In the biennale, children are not just on-lookers admiring a piece of work. The installation acts as a mirror; where they can see part of themselves reflected in the art.
Being Yourself is a selection of Cultural Medallion awardee Chng Seok Tin’s artworks, recreated as woodcuts. Having lost 80% of her sight after an accident, Seok Tin continued to pursue various mediums of art despite her visual impairment. Her woodcuttings invite you to touch and feel the carvings and connect with the textures. Does it bring about joy, anger, despair, hope or strength?
6. Art can be interactive and ever-changing
If you’ve not heard of Yayoi Kusama you will probably remember her name after visiting the The Obliteration Room. Yayoi is one of the world’s most influential artists, known for her iconic dots, nets and pumpkin motifs. When she was a young girl, Yayoi started seeing the world through a screen of tiny dots.
Over a span of 40 years, she has created paintings, sculptures, photographs and installations covered in dots and calls this process ‘obliteration’, which means the complete destruction of every trace of something. Come and ‘obliterate’ this white living room with bright colourful dots!
7. Art challenges what you see
What does it feel like to be suspended in space and time? Take a walk over Firewalk, A Bridge of Embers and look down. As you cross the 16-metre-long bridge, can you spot objects that were once treasured? Or did you get lost in the illusion of depth below your feet?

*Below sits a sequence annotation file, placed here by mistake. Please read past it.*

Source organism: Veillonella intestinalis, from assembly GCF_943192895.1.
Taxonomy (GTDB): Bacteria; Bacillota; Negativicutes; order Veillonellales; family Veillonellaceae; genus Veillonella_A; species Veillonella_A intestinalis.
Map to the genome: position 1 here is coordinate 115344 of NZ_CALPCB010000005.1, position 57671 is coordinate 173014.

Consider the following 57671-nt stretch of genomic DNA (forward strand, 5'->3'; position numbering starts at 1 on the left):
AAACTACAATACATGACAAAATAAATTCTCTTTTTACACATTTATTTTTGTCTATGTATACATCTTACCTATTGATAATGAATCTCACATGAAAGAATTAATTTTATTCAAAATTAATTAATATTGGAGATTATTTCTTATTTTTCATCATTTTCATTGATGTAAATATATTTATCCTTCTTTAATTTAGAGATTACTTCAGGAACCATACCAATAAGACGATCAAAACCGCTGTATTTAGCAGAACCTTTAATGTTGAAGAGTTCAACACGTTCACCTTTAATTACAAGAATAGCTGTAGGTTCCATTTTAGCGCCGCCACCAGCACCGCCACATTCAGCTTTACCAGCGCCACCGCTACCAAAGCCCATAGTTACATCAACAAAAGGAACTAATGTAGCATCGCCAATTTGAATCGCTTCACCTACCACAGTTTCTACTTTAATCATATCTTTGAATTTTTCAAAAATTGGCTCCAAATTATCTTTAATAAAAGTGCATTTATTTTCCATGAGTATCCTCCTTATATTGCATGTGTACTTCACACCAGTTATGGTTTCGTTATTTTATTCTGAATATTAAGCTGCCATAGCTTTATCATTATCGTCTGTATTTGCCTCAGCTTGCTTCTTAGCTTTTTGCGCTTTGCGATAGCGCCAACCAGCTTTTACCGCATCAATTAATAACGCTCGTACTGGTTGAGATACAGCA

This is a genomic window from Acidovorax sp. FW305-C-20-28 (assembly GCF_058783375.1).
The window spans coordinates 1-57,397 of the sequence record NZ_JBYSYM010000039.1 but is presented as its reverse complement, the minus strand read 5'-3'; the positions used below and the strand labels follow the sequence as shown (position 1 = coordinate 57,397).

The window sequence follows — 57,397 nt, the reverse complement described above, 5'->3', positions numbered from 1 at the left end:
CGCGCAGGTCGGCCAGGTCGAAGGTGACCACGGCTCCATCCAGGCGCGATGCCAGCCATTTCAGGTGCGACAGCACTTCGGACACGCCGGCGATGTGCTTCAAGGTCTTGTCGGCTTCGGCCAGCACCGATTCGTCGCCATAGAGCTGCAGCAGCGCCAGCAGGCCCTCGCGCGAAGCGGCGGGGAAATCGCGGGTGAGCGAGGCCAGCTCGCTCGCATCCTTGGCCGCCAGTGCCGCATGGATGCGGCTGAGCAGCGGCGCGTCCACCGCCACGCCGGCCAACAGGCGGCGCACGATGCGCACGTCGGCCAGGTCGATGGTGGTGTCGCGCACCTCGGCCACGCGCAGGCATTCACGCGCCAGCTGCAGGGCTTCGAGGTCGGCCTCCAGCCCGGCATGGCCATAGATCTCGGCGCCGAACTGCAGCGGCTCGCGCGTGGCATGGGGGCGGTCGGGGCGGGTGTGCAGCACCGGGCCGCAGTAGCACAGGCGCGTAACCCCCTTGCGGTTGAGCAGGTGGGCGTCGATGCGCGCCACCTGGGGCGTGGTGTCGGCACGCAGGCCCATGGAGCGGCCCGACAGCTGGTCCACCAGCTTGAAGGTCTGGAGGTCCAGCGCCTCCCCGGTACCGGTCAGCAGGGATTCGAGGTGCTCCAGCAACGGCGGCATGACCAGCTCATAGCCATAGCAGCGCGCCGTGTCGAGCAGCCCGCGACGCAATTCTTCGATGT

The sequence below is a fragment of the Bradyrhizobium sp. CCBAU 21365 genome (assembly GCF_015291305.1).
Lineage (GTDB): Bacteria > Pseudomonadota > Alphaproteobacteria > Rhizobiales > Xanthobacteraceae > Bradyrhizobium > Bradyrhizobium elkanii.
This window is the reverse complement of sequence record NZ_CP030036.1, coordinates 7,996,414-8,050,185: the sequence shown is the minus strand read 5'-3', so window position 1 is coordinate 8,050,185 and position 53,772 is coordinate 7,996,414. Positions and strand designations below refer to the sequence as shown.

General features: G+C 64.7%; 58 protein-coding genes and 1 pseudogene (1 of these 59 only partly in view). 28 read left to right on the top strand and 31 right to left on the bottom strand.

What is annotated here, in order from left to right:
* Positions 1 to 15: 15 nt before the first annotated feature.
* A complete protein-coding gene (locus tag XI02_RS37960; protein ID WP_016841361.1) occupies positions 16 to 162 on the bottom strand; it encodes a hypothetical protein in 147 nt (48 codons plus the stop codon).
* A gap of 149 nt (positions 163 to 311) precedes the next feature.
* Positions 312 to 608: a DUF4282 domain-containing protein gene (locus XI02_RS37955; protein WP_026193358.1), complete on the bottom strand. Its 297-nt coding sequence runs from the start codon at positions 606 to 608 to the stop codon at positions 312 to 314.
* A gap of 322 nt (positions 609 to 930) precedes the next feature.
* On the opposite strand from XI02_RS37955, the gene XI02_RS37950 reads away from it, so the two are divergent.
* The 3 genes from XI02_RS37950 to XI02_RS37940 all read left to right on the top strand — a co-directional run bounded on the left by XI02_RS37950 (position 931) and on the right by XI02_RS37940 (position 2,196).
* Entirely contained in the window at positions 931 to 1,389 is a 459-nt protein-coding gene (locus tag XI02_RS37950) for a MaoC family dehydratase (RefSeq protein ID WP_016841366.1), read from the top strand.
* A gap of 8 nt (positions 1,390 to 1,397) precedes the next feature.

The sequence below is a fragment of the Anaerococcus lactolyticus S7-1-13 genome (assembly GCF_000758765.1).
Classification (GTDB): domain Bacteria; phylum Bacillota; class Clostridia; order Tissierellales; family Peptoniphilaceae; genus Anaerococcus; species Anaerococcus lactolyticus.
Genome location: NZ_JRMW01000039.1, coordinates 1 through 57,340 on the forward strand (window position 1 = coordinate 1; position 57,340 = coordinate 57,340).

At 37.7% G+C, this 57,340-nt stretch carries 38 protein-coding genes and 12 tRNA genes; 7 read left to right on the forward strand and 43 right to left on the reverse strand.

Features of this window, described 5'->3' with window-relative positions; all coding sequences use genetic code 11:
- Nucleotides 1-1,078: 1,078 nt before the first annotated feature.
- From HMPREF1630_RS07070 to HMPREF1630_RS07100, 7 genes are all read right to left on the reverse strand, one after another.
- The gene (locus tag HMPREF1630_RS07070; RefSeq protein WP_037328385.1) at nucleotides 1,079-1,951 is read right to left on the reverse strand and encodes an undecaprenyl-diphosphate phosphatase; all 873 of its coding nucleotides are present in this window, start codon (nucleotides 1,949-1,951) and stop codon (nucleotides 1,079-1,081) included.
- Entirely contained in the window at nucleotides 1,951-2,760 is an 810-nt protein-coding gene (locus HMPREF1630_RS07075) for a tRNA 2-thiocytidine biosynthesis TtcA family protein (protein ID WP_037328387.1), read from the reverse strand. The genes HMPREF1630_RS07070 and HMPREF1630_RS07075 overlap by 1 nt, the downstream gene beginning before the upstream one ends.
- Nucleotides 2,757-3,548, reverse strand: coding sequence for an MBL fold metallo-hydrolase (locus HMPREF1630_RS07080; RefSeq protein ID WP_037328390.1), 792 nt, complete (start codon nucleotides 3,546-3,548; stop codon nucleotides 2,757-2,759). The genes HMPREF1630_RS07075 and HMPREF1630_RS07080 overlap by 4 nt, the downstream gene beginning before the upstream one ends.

Artist Mark Justiniani plays on an illusion of depth, and uses reflective media to explore space, vision and their relationship with time. Try walking the bridge again and see if you noticed anything new that you did not notice the first time.
8. Art is about connecting with our hearts and others
Sit under this big fluffy cloud with your child or partner and press the play button on the screen. Answer the questions flashed on the screen. Duplet by Lynn Lu urge viewers to stop waiting for an idealised moment to happen, and just be fully present in each moment.
What is your most treasured memory in your life? In This Changed My Life… Lynn creates a room and encourages visitors to write down a significant memory on a piece of ribbon. Stretch it across the room to form a web of shared memories.
Wander and find the amazing.
Let your children’s imagination shine through.
It’s time to turn their dreams, and yours, into stories.
For more photos of the exhibits, click here.
Gallery Children’s Biennale: Dreams and Stories is open from now till 8 October 2017 at National Gallery Singapore, 1 Saint Andrew’s Road, Singapore 178957
Sun – Thu, Public Holidays: 10am – 7pm
Fri – Sat, Eve of Public Holidays: 10am – 10pm.
Admission is free of charge for Singaporeans and PRs. General admission rules apply.
For a fuller experience, pick up the Gallery Children’s Biennale Art Pack ($5) available at the Gallery. The art pack contains activities and topics parents can discuss with their child, to enhance and deepen their appreciation on the art on display.
In conjunction with Gallery Children’s Biennale, there is also a series of public programmes, film screenings, special tours for families, and artist-led workshops for children. Look out for the Civic District Outdoor Festival: When Time Stood Still that is happening on the first two weekends of August (4 – 5 and 11 – 12 Aug 2017).
Visit www.childrensbiennale.com for more info.